VANCOUVER - Regardless of how things go at the rink, ice dancer Tanith Belbin will have some interesting 2010 Winter Olympic stories to tell her grandchildren.

She can tell them how she and partner Ben Agosto trudged through waist-high Delaware County snow to get in their final practices. Or how they had to reschedule their Thursday flight out of Philadelphia a dozen times. Or how their new costumes got stranded in Brooklyn and traveled to 30th Street Station on Amtrak.

Or, maybe most interestingly, she can tell them how she shared an Olympic Village room with Johnny Weir.

"I was only in my room about five minutes, but it smells amazing," Belbin said yesterday of the male skater's advance decorating. "Johnny said it did not [smell good before]. He said it smelled like wet dogs.

"It's beautiful. There are aromatic candles, and he had Audrey Hepburn posters and motivational quotes on the wall. And in the bedroom, he put away all my clothes."

The two skaters, who have Philadelphia-area connections - Belbin trains in Aston, and Weir was born in Coatesville - became an Olympic odd couple when they and defending world champion Evan Lysacek all requested single rooms. (Lysacek is both Weir's nemesis and a former boyfriend of Belbin's.)

The U.S. team, however, had only one single and one two-bedroom unit left in the athletes' village.

"I never room with anyone at competitions, and I asked that, if possible, I could have a single room," Belbin said. "Johnny and Evan were both in the same boat. It was just the three of us, and there was one room with two single bedrooms.

"And if you take Johnny and myself and Evan and do the math, the only logical answer was me and Johnny."

The flamboyant Weir, who likes to wear garish costumes and has posed bare-chested in three-inch spiked heels, had promised a day earlier to beautify the suite for Belbin, an old friend who, like him, sometimes is labeled a prima donna.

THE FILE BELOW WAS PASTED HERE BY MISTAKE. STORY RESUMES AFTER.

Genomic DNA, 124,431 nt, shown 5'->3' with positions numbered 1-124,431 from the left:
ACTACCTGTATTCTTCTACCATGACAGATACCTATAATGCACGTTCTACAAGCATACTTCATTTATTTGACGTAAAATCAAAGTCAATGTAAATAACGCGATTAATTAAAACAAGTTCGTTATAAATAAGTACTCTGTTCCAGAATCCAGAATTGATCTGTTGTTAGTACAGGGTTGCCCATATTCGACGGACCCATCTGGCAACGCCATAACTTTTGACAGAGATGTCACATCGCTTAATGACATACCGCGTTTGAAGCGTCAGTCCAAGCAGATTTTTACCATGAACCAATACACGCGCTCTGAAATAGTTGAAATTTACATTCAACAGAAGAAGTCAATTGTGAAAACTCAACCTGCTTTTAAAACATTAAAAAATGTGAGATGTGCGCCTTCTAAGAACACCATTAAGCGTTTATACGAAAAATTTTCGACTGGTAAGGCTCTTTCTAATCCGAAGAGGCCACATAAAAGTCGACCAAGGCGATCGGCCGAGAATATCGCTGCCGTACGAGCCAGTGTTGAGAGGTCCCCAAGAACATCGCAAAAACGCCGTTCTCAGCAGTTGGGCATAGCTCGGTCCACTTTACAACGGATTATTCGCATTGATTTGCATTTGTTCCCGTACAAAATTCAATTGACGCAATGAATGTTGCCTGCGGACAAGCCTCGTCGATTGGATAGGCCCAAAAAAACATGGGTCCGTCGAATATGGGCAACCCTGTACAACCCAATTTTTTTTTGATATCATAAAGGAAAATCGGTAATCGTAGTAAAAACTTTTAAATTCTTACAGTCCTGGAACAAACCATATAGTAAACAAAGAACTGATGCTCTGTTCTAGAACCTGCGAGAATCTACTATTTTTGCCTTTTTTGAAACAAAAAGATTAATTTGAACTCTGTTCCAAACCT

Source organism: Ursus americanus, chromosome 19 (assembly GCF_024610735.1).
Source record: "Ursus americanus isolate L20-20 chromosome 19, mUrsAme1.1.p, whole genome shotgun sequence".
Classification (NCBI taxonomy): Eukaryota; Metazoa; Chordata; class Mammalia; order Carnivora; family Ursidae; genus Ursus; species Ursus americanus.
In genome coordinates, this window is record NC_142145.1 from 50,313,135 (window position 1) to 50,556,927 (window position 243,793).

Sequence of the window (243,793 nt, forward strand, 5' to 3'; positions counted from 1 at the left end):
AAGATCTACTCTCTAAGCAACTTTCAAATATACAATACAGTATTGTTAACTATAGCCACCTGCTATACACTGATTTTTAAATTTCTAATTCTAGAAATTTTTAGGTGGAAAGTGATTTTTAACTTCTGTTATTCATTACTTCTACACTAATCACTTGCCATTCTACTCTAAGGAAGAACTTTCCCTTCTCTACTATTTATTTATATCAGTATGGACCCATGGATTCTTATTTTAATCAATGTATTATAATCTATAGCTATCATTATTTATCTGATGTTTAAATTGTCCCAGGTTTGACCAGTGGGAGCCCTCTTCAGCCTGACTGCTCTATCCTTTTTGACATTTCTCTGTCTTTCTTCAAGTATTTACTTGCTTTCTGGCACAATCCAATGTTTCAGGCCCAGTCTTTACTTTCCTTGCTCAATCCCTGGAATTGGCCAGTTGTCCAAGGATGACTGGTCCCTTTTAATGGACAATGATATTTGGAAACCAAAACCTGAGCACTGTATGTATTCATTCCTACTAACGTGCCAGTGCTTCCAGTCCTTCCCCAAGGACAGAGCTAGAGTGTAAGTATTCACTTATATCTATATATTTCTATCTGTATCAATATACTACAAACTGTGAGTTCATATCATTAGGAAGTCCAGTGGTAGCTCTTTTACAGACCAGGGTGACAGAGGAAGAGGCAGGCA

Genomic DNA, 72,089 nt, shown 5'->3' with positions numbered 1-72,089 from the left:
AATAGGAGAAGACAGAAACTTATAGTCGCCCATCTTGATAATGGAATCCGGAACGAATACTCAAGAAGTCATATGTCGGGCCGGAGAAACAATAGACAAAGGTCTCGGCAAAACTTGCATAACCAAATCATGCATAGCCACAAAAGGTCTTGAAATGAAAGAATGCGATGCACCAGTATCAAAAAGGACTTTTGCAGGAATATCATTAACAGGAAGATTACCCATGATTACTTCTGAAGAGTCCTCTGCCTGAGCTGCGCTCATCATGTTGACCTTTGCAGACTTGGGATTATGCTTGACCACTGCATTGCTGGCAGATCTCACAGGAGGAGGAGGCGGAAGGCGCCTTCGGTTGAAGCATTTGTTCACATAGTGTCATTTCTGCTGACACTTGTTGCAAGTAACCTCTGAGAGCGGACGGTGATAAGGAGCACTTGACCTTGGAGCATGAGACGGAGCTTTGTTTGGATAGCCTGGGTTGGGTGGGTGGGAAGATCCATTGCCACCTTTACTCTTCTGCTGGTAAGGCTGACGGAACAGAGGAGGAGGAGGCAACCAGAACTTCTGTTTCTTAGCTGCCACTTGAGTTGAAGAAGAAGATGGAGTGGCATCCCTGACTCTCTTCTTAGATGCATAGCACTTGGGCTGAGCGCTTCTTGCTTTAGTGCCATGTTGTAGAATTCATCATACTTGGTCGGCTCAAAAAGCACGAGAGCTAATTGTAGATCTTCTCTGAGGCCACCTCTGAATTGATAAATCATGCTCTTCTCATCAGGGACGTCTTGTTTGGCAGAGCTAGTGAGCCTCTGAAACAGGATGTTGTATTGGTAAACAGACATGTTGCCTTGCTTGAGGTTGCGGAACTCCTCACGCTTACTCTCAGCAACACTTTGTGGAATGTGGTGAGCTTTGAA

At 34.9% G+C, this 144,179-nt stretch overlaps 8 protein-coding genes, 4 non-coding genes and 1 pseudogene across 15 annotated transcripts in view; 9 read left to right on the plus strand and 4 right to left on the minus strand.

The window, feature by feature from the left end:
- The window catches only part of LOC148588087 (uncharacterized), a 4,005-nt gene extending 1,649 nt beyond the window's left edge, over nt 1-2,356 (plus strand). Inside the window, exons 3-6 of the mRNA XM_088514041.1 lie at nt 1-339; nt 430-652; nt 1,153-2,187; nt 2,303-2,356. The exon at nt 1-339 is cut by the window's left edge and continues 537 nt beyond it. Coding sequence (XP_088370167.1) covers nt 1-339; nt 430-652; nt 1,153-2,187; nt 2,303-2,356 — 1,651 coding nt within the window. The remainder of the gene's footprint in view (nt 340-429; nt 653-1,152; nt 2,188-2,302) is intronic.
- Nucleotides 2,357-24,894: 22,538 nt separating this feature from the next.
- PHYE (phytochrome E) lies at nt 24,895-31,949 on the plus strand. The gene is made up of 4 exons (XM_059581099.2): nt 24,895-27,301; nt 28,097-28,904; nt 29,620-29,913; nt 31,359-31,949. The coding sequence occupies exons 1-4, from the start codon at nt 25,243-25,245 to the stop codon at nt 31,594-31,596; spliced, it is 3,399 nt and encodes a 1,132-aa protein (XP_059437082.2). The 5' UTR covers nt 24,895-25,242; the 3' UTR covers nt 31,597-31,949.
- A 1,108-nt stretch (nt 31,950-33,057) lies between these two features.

"If you didn't know, I'm a bit of a diva when it comes to my living situation," Weir said Thursday. "I think she's the best roommate I could ask for. It's going to be easy. I definitely couldn't room with one of the boys."

Belbin said she was looking forward to the experience since she had already shared a residence with Weir, who grew up in Quarryville, Pa., and trains in Wayne, N.J. When they were teenagers, he stayed with the Belbins in Detroit during a competition there.

"I have the most hilarious stories of him and my dad," she said. "One morning, my dad was getting ready for work and Johnny came down wearing a pink glitter bandanna and sunglasses the size of his face. My dad was sitting there staring at him while he was eating his cereal and he [Weir] was like, 'Did you just look at my face? I don't have my face on yet.' "

When they learned they were going to be roommates, Belbin said, Weir asked her which diva's posters she'd like decorating their walls. Belbin requested Cher but had to settle for Hepburn.

"He told me he didn't have time to find Cher," she said. "But he hoped to be able to get out and shop for those later."

Belbin and Agosto, who, along with Aston training partners Oksana Domnina and Maxim Shabalin and U.S. teammates Meryl Davis and Charlie White, should be the leading gold-medal contenders, arrived here yesterday morning after an interesting week in Delaware County.

They were originally scheduled to fly out at 6 a.m. Thursday. But when Wednesday's snowstorm was forecast, they rescheduled. And rescheduled. And rescheduled. And . . .

"We probably made a dozen reservations on different flights," Agosto said, "and they kept getting canceled or delayed."

The pair managed to get on a flight from Philadelphia to Los Angeles early Thursday, spent the night there, and reached Vancouver early yesterday.

NBC plans to televise the ice-dance finals live on Feb. 22 instead of the United States-Canada men's hockey game.

During their last week of training at the Ice Works facility in Aston, Belbin said, she had to walk through waist-high drifts in an unplowed parking lot.

Their new costumes - ordered hurriedly from a seamstress in Brooklyn when it turned out the compulsory dance wouldn't be the folk number they had skated to all season but a tango - also were waylaid.

"She was driving to Philly on Wednesday and got about halfway before she had to turn around," Belbin said. "Finally, she gave them to someone who took a train to Philly [also canceled twice], and a friend of ours met her at the station.

"But we got here. I think all that was good for us. It helped us focus on what we had to do."

It also has to help that she can leave the decorating to Weir.

"This," she said of the arrangement, "is going to be a lot of fun."